Bindura University of Science Education is charged with the unique mandate of training science and mathematics educators. The exceptional mandate which is clearly echoed in the university’s name, gives impetus to the university to strive to advance knowledge and its practical application to social, economic, technological, cultural and scientific challenges. Intertwined with science education instruction is the charge to host the National Sports Academy. The National Sports Academy adopts, coaches and nurtures talent to improve the sporting culture in the country. The university also offers various courses in other disciplines such as commerce, social sciences and agriculture.
What is worrying, however, is that, since its inception in 2000, the university is still operating from the Public Service Training Centre, on a temporary basis. There is little progress on the construction of the Main Campus which is being built on a 159-hectare plot about two kilometres from the town centre along the Bindura-Mount Darwin Road. The university has also just completed the construction of a new state-of-the art block for the new Faculty of Social Sciences and Humanities at their Town Campus.
Chinhoyi University of Technology (CUT)
The mandate areas of the university is:
l Engineering
l Technology
l Entrepreneurship
l Hospitality and Tourism
The university was on track in 2014 in terms of fulfilment of its mandate as evidenced by the following success areas.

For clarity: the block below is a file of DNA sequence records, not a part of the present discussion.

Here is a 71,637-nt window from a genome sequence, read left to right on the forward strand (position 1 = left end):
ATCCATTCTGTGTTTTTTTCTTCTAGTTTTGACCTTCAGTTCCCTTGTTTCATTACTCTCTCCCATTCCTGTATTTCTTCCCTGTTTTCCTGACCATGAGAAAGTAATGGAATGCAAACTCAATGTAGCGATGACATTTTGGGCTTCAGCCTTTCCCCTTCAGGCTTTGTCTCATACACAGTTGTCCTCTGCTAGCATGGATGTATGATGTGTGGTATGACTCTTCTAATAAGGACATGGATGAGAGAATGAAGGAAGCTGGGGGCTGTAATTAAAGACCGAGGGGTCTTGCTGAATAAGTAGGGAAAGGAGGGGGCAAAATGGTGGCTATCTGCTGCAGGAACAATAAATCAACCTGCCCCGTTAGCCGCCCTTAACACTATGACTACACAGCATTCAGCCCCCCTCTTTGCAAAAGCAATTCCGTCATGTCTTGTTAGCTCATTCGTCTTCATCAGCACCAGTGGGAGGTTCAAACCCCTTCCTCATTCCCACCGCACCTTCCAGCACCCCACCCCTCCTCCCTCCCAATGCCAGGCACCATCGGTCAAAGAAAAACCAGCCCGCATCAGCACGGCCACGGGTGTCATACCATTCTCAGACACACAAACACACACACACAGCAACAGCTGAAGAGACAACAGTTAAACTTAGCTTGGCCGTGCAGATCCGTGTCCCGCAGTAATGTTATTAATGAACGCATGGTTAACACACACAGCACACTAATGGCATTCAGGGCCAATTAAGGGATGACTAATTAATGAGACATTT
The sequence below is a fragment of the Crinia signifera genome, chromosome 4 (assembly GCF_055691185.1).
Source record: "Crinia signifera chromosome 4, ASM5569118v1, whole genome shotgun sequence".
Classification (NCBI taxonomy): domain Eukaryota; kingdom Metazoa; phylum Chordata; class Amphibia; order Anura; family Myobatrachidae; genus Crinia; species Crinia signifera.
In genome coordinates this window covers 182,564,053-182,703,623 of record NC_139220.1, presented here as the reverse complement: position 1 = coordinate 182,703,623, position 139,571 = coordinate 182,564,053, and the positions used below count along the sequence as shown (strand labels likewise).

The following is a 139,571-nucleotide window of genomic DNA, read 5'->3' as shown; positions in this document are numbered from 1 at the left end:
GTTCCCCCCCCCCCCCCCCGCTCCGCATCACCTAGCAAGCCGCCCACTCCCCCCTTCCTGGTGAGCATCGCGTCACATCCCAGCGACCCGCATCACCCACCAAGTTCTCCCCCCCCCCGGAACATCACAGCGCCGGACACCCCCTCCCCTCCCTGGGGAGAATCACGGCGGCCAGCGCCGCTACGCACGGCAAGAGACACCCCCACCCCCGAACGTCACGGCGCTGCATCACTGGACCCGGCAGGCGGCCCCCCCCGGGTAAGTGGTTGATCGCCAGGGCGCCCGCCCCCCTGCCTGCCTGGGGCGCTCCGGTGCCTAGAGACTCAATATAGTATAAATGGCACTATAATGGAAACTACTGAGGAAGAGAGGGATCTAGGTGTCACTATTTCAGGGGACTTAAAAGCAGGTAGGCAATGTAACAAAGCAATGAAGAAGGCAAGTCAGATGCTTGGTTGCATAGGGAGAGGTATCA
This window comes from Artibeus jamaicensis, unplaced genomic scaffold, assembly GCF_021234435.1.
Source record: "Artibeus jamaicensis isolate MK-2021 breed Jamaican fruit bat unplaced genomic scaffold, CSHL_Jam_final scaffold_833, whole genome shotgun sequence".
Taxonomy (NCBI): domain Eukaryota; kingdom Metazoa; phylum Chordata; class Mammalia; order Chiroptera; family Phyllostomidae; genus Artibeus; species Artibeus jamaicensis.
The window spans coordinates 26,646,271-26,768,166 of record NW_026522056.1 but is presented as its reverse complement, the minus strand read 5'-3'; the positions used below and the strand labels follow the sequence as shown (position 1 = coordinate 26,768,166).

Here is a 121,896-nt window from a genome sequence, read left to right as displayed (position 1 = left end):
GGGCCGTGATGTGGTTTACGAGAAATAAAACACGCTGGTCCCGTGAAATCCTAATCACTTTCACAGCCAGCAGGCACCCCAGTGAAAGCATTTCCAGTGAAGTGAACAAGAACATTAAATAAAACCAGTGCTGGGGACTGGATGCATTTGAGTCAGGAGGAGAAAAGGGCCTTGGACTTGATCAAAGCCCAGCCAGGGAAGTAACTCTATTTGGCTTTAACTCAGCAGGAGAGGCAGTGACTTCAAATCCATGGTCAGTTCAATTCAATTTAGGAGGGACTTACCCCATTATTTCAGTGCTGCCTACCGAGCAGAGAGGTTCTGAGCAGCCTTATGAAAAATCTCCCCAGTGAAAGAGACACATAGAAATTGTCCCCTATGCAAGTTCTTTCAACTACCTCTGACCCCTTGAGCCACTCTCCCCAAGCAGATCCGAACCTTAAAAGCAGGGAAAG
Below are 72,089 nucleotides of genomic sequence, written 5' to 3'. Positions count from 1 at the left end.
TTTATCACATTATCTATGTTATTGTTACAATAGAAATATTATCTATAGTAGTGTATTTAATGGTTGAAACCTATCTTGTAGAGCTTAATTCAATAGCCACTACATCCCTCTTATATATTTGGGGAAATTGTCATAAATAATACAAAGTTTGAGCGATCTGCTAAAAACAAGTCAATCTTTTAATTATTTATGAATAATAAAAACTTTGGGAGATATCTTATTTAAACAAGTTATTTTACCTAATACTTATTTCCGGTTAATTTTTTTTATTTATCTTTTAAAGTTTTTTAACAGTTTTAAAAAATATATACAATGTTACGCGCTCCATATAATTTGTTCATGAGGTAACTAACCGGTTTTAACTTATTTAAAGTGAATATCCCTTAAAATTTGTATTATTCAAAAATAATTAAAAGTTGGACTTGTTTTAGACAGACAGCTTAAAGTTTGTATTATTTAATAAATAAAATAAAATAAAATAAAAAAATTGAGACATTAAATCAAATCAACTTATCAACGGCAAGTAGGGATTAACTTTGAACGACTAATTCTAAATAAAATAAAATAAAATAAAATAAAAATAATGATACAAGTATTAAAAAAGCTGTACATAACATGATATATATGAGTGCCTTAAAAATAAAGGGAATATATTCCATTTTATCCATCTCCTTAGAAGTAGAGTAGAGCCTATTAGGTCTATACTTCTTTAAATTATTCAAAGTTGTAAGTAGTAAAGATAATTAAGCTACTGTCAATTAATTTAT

The university posted several notable developments in 2014. One of them was the transformation of the Institute of Lifelong Learning into Communication Skills and Language Centre, Centre for Development Studies and Centre for Indigenous Knowledge and Living Heritage as well as the School of Wildlife, Ecology and Conservation which also became operational in 2014.
It is also heartening to note that the university is moving towards increasing the number of graduate programmes. In 2014, the university invested US$140 000 in studentships for MPhil and DPhil studies. This development has been complemented by a parallel staff development scheme. The university invested US$122 000 in staff development initiatives. This is an indicator of the university’s commitment to continuously grow the profile of its staff.
And in pursuit of the university’s policy for raising the profile of female academics, the university launched the ‘Women PhD Holder Research Fund’ during the year. The object of this Fund is to promote research by female academics in order for them to grow and attain higher qualifications to match their counterparts. Each female PhD holder in the academic field was allocated US$10 000 as research ‘pump-priming’ funds.
There is clear evidence that the University is getting stronger by the day as evidenced by the funds committed to such noble initiatives.